The Ministry of Energy of the Russian Federation plans by the end of the year to assess how the new tax changes may affect oil production. “Now, I think that we are unlikely to be able to even give an estimate in terms of production volumes, given that our production is still artificially reduced (because of OPEC +),” Energy Minister Alexander Novak told reporters. “Much will depend on the current market situation and on the economic situation, including on the investment programs that companies will have. They, as you know, are now all the same within the framework of the pandemic and within the framework of reducing global demand, they have been reduced,” – he continued. “Therefore, here we will probably need to make a more thorough, in-depth assessment of our industry development forecasts, taking into account, among other things, changes in the tax burden and an increase in the efficiency of the industry,” the minister added. Also, according to him, it will be necessary to take into account the stimulating measures for the development in the Arctic, at certain fields. “A whole package of measures is being prepared for hard-to-recover deposits, so we will analyze this,” Novak specified. “I think that we will carry out such work by the end of the year,” he said.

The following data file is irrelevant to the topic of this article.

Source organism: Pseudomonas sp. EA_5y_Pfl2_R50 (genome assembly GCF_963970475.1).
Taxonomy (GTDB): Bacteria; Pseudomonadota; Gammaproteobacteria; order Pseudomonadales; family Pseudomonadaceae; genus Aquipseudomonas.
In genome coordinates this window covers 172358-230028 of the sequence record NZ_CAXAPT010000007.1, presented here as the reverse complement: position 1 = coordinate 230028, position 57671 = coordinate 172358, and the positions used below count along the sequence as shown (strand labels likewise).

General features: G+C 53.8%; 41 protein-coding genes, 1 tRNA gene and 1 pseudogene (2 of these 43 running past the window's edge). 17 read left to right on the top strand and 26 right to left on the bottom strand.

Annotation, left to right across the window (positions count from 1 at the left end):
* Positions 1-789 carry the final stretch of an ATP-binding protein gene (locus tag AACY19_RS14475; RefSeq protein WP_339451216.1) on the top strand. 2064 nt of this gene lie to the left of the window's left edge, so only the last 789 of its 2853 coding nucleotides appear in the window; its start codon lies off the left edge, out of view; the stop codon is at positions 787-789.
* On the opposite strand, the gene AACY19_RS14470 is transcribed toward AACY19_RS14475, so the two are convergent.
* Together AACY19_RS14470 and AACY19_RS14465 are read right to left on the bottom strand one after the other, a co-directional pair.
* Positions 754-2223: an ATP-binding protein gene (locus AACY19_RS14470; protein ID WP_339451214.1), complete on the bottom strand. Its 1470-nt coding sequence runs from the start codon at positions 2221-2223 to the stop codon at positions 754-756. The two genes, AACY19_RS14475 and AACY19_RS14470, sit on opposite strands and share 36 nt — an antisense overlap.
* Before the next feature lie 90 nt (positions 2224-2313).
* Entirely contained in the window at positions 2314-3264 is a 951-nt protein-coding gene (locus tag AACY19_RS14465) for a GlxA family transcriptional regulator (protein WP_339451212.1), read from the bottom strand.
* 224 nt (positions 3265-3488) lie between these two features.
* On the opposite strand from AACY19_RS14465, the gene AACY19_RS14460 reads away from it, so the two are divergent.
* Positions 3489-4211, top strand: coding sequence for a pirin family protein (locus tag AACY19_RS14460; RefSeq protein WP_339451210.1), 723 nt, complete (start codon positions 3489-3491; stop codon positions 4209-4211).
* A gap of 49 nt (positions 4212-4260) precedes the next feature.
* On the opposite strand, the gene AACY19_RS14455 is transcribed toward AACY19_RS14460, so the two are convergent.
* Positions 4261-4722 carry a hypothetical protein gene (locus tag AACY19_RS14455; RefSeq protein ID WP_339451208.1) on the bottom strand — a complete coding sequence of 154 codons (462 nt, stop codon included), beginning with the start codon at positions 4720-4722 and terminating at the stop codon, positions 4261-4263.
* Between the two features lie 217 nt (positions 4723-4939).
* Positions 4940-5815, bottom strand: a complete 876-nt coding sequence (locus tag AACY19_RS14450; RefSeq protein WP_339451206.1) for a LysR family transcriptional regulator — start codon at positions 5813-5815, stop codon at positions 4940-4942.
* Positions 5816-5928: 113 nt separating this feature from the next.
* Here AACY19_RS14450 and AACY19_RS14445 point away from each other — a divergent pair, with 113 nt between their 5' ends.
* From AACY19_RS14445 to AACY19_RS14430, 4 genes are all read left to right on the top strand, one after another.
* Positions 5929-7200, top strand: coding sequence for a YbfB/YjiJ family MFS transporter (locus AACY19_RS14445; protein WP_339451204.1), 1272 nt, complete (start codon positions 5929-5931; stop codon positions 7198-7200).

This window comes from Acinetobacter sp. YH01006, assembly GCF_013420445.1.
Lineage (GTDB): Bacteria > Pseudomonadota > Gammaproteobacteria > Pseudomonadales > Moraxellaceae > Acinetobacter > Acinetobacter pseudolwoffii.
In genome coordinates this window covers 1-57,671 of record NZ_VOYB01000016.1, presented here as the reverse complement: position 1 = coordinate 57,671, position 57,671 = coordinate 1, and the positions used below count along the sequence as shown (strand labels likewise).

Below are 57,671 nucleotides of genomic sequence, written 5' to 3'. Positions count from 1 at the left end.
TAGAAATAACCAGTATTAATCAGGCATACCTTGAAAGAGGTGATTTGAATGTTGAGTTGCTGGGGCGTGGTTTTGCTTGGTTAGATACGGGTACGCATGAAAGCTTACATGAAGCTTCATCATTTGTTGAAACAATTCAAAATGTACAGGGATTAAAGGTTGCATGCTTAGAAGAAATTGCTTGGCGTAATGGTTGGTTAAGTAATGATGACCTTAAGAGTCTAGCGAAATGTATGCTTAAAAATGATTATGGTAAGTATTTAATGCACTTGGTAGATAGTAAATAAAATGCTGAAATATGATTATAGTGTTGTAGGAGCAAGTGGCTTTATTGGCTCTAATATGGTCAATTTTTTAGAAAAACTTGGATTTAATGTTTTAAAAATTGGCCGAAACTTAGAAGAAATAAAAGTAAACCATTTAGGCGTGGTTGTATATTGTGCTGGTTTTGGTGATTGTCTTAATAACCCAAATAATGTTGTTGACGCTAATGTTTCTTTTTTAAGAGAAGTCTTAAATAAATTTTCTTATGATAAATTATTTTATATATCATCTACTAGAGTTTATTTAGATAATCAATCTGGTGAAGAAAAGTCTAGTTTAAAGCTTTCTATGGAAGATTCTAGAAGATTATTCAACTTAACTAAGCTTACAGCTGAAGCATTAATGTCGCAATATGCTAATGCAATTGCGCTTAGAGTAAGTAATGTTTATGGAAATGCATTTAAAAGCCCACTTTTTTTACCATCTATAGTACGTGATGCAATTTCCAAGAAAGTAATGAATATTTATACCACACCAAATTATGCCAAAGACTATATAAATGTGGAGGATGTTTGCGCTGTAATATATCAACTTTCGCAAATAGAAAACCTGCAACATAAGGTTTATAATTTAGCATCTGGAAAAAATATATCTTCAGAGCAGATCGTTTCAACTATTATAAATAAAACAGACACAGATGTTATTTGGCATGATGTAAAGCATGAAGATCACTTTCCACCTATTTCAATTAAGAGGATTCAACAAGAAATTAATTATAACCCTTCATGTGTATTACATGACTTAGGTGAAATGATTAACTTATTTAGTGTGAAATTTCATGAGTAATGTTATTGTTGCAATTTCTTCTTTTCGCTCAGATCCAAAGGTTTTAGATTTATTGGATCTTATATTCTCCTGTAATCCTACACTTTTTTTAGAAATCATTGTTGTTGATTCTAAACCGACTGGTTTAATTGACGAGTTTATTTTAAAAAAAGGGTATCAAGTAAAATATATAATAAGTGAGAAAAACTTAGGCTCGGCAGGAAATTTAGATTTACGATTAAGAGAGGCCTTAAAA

As reported, the government approved a number of changes in the tax conditions for the oil industry, in particular, it canceled the export duty and mineral extraction tax exemptions for depleted fields, fields with special physical and technical characteristics and super-viscous oil, suggesting that they switch to the income-added tax regime (NDT ), which was generally tightened, in particular by limiting the carry forward of historical losses. According to Russian Deputy Prime Minister Yuri Borisov, LUKOIL (MCX: LKOH), Gazprom Neft (MCX: SIBN) and Tatneft (MCX: TATN) will suffer the most from these proposals.
During the discussion in the State Duma, the conditions for Tatneft and Gazprom Neft were softened – they were given the right to tax deductions for certain fields. The Ministry of Finance expects from the oil industry more than 200 billion rubles of additional receipts per year and believes that its initiatives will not lead to a significant decrease in production volumes.